Important findings

In 1943, de Lapparent described the "French Bothriospondylus" from the Oxfordian of France which dates to the Late Jurassic, which was identified in 2013 by Philip Mannion as a brachiosaurid[4] and named Vouivria damparisensis in 2017.[3] This specimen represents the oldest undisputed record of the brachiosaurid group.[6]

The following diagram is a timeline of important brachiosaurid discoveries, the date given being that of the naming of the genus. The actual excavation was often much earlier, in the case of Vouivria eighty-three years and of Duriatitan at least 136 years.

21st century in paleontology 20th century in paleontology 19th century in paleontology 2090s in paleontology 2080s in paleontology 2070s in paleontology 2060s in paleontology 2050s in paleontology 2040s in paleontology 2030s in paleontology 2020s in paleontology 2010s in paleontology 2000s in paleontology 1990s in paleontology 1980s in paleontology 1970s in paleontology 1960s in paleontology 1950s in paleontology 1940s in paleontology 1930s in paleontology 1920s in paleontology 1910s in paleontology 1900s in paleontology 1890s in paleontology 1880s in paleontology 1870s in paleontology 1860s in paleontology 1850s in paleontology 1840s in paleontology 1830s in paleontology 1820s in paleontology Vouivria Sonorasaurus Daanosaurus Duriatitan Lusotitan Venenosaurus Cedarosaurus Abydosaurus Brachiosaurus Giraffatitan Europasaurus 21st century in paleontology 20th century in paleontology 19th century in paleontology 2090s in paleontology 2080s in paleontology 2070s in paleontology 2060s in paleontology 2050s in paleontology 2040s in paleontology 2030s in paleontology 2020s in paleontology 2010s in paleontology 2000s in paleontology 1990s in paleontology 1980s in paleontology 1970s in paleontology 1960s in paleontology 1950s in paleontology 1940s in paleontology 1930s in paleontology 1920s in paleontology 1910s in paleontology 1900s in paleontology 1890s in paleontology 1880s in paleontology 1870s in paleontology 1860s in paleontology 1850s in paleontology 1840s in paleontology 1830s in paleontology 1820s in paleontology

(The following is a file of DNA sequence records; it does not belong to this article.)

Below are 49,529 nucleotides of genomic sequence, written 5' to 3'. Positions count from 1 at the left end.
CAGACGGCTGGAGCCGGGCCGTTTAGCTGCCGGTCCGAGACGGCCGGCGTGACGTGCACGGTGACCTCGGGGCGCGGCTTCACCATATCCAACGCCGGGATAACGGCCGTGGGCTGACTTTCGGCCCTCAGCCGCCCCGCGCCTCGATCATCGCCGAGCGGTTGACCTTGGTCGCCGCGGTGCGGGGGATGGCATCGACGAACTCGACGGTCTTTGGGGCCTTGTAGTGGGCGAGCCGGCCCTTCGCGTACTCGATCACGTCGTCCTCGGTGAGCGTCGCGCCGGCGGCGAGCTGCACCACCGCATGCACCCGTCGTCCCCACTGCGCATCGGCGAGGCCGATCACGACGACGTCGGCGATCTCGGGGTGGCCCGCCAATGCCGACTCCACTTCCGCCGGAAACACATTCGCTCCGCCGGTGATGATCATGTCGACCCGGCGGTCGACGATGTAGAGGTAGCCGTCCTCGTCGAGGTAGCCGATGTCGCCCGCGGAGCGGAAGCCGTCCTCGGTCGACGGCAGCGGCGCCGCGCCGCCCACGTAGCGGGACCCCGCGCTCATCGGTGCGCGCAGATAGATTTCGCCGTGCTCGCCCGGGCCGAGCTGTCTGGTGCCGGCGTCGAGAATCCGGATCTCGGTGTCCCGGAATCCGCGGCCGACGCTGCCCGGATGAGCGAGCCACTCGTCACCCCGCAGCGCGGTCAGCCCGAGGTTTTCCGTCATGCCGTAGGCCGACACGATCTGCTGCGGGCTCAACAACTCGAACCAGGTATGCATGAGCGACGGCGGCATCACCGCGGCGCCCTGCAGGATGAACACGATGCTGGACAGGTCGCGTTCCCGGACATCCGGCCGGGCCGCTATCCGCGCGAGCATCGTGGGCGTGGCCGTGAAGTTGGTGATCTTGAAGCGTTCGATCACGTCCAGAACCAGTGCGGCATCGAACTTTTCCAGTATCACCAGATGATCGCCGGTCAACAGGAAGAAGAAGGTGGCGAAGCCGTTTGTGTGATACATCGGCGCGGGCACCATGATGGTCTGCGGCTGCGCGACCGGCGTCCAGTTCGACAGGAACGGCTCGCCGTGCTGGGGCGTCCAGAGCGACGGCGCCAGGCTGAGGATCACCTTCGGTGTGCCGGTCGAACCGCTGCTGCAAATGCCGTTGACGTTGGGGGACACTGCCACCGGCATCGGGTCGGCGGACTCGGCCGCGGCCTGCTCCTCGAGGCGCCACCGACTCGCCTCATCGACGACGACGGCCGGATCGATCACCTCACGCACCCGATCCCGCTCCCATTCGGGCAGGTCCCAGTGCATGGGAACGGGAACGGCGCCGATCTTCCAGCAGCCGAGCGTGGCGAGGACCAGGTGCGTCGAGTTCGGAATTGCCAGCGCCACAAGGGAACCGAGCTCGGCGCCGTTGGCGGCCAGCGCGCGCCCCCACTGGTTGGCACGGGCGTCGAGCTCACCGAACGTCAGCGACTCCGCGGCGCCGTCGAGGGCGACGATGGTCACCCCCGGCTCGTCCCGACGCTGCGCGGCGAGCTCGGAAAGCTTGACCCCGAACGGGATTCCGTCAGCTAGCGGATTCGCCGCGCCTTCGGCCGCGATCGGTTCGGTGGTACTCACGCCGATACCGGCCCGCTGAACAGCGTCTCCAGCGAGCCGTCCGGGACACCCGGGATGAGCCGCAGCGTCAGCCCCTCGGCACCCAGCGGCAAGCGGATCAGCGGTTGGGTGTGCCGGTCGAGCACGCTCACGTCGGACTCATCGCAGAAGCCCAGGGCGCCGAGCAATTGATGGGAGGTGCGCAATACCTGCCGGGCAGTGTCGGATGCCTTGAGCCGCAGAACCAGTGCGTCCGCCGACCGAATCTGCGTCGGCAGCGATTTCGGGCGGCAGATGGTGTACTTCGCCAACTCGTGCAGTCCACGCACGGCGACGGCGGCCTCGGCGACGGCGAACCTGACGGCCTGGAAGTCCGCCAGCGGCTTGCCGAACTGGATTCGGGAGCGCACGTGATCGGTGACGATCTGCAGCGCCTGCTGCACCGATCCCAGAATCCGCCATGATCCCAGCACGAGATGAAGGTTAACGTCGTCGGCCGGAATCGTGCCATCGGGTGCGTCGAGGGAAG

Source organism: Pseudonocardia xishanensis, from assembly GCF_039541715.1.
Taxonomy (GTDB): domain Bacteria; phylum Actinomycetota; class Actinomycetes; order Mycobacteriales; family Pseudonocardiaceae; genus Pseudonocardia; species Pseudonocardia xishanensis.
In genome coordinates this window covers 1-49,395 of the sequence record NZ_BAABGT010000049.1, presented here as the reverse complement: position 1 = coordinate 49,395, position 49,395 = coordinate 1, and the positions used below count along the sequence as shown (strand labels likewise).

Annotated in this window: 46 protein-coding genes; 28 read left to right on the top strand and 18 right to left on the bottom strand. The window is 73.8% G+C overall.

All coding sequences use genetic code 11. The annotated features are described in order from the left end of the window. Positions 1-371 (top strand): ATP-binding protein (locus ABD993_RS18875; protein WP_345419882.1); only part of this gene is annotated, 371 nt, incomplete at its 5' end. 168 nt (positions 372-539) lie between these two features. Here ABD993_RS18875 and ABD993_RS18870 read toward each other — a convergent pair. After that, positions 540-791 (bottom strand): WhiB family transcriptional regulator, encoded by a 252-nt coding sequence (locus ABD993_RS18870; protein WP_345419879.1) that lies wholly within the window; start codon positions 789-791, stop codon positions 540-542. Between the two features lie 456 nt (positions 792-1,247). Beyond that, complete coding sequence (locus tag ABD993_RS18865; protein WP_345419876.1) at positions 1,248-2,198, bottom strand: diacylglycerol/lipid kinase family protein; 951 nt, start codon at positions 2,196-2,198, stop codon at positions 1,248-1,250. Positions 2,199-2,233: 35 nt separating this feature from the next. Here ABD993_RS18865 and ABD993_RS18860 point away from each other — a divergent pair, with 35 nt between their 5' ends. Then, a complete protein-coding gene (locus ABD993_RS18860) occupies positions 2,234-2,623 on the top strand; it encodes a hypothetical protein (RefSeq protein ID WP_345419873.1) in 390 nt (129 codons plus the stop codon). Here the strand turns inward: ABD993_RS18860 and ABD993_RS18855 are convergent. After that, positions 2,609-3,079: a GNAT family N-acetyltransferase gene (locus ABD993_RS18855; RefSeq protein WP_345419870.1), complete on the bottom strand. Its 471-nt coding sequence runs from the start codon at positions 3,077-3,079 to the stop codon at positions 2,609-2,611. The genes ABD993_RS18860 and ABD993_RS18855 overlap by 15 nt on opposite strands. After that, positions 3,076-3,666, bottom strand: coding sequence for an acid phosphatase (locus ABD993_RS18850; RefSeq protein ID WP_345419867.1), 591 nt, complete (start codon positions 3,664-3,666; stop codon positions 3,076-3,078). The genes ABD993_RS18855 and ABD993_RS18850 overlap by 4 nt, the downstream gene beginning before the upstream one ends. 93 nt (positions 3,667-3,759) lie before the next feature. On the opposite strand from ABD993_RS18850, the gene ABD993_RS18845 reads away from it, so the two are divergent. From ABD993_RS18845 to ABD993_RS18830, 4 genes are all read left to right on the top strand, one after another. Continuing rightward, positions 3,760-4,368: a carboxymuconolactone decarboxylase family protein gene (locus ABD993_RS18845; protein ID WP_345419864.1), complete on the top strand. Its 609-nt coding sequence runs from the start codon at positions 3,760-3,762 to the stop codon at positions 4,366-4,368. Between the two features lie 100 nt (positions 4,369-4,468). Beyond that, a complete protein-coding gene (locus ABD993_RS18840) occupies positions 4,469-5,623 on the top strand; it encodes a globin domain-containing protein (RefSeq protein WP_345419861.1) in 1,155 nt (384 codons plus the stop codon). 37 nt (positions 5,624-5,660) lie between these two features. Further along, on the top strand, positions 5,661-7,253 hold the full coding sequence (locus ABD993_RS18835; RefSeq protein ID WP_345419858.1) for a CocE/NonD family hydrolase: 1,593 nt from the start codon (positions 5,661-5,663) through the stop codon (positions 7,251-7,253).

Paleobiogeographic distribution

Giraffatitan skeleton from the Tendaguru Formation

Definitive brachiosaurid remains have been found from the Late Jurassic Period to the Early Cretaceous, from about 157 to 93 million years ago.[10] In addition, Macronaria in general first appear in the Late Jurassic. However, the almost simultaneous appearance of Camarasaurus, Brachiosaurus, and a possible titanosaur suggest that they originated earlier, closer to the Mid-Jurassic.[10]

Trackway evidence also supports a Middle Jurassic origin for titanosaurs, which implies the same for all neosauropods.[10] Brachiosaurids in particular have a broad distribution dating to the Late Jurassic.[6] Late Jurassic specimens have been discovered in the northern and southern Hemispheres, including North America, Africa, Europe, and South America.[6] This suggests that brachiosaurids originated in the Middle Jurassic, prior to the breakup of Pangaea, followed by diversification and dispersal that resulted in the global spread present in the Late Jurassic.[6]

This conclusion is further supported by paleogeographic data.[6] While many Late Jurassic dinosaur remains have been found in China, no brachiosaurid remains have been uncovered in East Asia.[7] This would support the Middle Jurassic origin theory since East Asia was separated from the rest of Pangaea by water from the late Middle Jurassic to the Early Cretaceous.[7]